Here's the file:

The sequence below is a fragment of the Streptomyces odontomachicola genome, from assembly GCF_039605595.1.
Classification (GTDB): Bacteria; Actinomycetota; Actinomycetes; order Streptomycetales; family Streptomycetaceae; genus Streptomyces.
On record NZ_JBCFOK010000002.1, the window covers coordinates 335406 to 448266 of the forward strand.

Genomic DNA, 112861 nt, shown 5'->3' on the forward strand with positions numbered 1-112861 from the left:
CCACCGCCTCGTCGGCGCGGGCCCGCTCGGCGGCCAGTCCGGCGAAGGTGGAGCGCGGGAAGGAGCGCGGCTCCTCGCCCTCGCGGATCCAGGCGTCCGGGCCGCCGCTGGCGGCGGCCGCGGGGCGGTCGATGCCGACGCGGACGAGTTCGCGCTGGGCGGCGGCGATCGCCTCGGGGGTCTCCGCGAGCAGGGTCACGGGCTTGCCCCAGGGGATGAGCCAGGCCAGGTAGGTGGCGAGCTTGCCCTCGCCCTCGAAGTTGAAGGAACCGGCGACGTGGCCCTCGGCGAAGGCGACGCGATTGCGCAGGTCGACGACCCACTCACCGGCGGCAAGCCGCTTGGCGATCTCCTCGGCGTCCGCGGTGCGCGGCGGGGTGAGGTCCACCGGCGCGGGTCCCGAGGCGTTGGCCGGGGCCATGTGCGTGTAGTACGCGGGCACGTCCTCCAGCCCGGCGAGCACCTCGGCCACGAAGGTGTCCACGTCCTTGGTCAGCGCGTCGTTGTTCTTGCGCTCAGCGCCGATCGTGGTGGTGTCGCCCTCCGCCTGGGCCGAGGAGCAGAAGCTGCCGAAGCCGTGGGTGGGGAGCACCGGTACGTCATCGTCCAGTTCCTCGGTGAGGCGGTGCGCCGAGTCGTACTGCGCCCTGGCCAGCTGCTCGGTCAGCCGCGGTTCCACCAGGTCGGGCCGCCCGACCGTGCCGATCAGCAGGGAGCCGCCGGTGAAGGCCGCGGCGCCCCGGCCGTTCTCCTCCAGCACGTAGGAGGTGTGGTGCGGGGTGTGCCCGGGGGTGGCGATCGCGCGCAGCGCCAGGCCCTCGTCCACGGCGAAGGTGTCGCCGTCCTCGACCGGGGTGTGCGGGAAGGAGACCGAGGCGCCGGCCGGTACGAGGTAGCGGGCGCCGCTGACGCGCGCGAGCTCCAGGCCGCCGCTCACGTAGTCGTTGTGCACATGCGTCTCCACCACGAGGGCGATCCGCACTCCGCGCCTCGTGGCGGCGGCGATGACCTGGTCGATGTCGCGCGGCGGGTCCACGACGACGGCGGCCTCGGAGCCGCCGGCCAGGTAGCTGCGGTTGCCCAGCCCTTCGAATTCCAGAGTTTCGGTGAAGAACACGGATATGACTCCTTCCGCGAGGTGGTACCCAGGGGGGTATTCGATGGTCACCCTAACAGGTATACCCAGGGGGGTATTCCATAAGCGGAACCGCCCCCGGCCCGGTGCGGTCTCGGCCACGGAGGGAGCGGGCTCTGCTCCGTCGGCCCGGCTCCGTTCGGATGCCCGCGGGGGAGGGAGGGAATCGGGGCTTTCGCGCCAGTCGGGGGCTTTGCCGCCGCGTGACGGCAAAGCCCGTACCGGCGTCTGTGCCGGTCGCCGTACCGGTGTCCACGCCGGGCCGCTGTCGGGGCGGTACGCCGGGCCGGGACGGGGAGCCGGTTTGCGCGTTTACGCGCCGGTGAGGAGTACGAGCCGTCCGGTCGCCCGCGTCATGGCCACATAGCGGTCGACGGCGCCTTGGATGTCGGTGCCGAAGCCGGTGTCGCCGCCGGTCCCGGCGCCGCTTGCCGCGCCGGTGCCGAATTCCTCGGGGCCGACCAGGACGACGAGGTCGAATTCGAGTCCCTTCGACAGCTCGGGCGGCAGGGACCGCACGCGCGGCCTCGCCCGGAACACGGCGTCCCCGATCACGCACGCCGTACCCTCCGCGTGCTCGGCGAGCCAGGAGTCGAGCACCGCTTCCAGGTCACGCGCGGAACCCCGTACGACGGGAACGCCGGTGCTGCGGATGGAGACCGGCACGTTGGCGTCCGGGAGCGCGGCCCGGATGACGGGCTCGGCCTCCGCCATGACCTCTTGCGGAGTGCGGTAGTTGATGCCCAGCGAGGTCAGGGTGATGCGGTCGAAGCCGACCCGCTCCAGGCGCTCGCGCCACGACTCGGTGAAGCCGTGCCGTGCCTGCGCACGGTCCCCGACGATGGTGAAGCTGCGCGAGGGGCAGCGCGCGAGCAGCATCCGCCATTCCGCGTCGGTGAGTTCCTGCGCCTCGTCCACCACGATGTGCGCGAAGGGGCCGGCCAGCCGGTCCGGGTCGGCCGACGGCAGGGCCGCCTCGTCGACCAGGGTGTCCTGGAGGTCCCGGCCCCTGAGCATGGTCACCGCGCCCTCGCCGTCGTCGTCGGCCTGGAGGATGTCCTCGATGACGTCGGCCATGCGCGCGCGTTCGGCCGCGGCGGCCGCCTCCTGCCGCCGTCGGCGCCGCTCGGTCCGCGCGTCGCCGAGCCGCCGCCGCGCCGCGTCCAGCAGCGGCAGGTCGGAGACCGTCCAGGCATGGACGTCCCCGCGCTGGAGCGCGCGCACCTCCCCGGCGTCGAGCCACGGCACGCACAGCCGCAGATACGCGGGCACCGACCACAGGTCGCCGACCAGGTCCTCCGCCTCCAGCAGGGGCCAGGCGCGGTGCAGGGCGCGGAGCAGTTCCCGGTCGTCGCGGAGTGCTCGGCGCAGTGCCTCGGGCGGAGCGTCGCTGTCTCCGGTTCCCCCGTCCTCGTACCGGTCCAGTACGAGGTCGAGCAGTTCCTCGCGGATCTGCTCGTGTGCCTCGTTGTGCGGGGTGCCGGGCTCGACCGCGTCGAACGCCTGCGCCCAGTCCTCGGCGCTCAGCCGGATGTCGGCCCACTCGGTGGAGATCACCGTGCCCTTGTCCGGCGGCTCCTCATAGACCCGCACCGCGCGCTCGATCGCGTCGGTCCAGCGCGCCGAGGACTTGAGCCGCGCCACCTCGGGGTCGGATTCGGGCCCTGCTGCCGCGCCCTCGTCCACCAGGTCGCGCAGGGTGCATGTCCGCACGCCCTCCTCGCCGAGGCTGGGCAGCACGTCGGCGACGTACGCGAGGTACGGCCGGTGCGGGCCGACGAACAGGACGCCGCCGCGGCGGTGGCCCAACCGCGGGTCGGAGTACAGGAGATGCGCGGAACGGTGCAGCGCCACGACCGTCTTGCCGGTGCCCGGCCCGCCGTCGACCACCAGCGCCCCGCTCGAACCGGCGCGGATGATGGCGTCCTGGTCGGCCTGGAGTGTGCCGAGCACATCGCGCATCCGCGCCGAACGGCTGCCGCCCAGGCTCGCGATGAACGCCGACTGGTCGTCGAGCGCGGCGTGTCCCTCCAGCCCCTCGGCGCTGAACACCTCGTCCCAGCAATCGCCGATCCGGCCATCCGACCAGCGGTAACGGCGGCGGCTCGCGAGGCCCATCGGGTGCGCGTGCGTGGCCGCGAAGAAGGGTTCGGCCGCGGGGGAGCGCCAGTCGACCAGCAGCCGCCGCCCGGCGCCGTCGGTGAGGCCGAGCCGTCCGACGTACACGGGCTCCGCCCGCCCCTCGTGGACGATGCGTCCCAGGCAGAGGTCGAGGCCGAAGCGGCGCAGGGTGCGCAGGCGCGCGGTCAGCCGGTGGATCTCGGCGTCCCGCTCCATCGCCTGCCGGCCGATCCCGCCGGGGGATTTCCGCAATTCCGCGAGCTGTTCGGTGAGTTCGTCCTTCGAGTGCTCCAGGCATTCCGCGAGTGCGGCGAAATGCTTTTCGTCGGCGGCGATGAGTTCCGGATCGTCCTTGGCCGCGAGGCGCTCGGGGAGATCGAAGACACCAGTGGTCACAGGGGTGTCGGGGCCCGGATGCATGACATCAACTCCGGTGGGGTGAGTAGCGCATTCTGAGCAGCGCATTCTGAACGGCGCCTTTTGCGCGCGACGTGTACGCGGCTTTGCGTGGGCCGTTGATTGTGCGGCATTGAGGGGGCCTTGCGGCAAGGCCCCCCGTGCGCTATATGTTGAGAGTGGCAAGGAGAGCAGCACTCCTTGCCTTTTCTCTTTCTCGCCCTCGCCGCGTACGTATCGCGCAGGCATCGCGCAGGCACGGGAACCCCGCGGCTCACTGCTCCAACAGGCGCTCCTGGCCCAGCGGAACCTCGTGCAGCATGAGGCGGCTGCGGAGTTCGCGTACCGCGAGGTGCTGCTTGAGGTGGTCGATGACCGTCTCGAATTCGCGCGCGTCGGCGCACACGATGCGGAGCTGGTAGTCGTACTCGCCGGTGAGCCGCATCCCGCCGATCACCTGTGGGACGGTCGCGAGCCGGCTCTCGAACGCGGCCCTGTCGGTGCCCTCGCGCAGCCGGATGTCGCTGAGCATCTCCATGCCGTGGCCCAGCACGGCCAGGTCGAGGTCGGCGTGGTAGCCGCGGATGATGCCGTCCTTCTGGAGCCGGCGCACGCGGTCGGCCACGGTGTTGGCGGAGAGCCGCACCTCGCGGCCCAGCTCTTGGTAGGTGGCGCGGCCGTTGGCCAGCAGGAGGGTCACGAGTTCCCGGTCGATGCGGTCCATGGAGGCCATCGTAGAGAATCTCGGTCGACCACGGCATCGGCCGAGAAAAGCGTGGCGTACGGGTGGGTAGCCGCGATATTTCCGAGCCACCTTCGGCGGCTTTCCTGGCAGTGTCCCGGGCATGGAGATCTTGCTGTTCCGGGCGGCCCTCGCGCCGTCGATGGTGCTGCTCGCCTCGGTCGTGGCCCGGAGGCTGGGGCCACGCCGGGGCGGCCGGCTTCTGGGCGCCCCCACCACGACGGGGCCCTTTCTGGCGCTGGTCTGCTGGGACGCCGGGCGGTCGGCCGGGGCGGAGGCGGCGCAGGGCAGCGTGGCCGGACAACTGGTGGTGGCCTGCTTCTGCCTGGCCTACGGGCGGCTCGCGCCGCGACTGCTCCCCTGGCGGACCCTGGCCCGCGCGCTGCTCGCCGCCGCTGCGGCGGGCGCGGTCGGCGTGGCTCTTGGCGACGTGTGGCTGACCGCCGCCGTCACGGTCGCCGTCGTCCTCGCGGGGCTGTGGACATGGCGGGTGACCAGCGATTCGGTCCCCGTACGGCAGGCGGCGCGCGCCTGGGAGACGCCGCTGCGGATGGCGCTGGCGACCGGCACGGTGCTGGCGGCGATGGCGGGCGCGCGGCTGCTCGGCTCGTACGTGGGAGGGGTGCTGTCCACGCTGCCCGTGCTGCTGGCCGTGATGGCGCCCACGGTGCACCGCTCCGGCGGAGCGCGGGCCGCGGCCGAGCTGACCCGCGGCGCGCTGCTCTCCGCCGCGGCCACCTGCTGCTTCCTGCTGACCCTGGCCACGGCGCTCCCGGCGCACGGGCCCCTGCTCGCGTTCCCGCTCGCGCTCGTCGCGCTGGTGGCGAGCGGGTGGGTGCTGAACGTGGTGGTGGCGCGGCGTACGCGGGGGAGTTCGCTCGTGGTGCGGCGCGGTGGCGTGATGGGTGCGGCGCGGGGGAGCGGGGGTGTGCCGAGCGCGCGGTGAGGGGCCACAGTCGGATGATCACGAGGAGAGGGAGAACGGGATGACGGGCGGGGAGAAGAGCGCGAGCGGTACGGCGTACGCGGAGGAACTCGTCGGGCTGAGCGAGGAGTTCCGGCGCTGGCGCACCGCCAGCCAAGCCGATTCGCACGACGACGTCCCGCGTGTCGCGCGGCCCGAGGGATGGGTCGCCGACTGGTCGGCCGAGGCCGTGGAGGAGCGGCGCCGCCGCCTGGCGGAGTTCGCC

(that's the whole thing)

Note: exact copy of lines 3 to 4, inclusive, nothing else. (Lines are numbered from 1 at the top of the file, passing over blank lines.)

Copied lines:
On record NZ_JBCFOK010000002.1, the window covers coordinates 335406 to 448266 of the forward strand.

Genomic DNA, 112861 nt, shown 5'->3' on the forward strand with positions numbered 1-112861 from the left: